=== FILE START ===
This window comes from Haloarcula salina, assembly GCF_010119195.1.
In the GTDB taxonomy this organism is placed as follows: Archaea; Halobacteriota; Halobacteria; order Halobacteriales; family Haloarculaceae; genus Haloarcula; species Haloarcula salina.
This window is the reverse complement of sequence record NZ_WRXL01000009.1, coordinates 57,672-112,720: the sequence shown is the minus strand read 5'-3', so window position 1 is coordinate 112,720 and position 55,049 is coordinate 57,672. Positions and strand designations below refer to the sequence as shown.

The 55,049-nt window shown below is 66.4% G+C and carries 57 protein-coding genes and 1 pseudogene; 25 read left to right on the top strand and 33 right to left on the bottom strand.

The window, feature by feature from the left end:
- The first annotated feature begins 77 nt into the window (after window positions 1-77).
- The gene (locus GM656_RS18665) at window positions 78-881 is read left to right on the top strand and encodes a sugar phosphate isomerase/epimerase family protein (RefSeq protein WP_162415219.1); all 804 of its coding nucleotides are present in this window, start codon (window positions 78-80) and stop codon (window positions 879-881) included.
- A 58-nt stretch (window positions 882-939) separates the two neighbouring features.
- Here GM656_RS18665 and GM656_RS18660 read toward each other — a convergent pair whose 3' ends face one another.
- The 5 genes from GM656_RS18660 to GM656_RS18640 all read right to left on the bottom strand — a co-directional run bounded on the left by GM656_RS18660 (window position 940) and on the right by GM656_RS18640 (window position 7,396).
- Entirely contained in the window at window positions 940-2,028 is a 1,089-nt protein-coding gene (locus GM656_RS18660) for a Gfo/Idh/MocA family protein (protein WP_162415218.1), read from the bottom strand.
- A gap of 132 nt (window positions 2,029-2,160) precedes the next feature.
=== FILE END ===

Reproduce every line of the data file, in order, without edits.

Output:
This window comes from Haloarcula salina, assembly GCF_010119195.1.
In the GTDB taxonomy this organism is placed as follows: Archaea; Halobacteriota; Halobacteria; order Halobacteriales; family Haloarculaceae; genus Haloarcula; species Haloarcula salina.
This window is the reverse complement of sequence record NZ_WRXL01000009.1, coordinates 57,672-112,720: the sequence shown is the minus strand read 5'-3', so window position 1 is coordinate 112,720 and position 55,049 is coordinate 57,672. Positions and strand designations below refer to the sequence as shown.

The 55,049-nt window shown below is 66.4% G+C and carries 57 protein-coding genes and 1 pseudogene; 25 read left to right on the top strand and 33 right to left on the bottom strand.

The window, feature by feature from the left end:
- The first annotated feature begins 77 nt into the window (after window positions 1-77).
- The gene (locus GM656_RS18665) at window positions 78-881 is read left to right on the top strand and encodes a sugar phosphate isomerase/epimerase family protein (RefSeq protein WP_162415219.1); all 804 of its coding nucleotides are present in this window, start codon (window positions 78-80) and stop codon (window positions 879-881) included.
- A 58-nt stretch (window positions 882-939) separates the two neighbouring features.
- Here GM656_RS18665 and GM656_RS18660 read toward each other — a convergent pair whose 3' ends face one another.
- The 5 genes from GM656_RS18660 to GM656_RS18640 all read right to left on the bottom strand — a co-directional run bounded on the left by GM656_RS18660 (window position 940) and on the right by GM656_RS18640 (window position 7,396).
- Entirely contained in the window at window positions 940-2,028 is a 1,089-nt protein-coding gene (locus GM656_RS18660) for a Gfo/Idh/MocA family protein (protein WP_162415218.1), read from the bottom strand.
- A gap of 132 nt (window positions 2,029-2,160) precedes the next feature.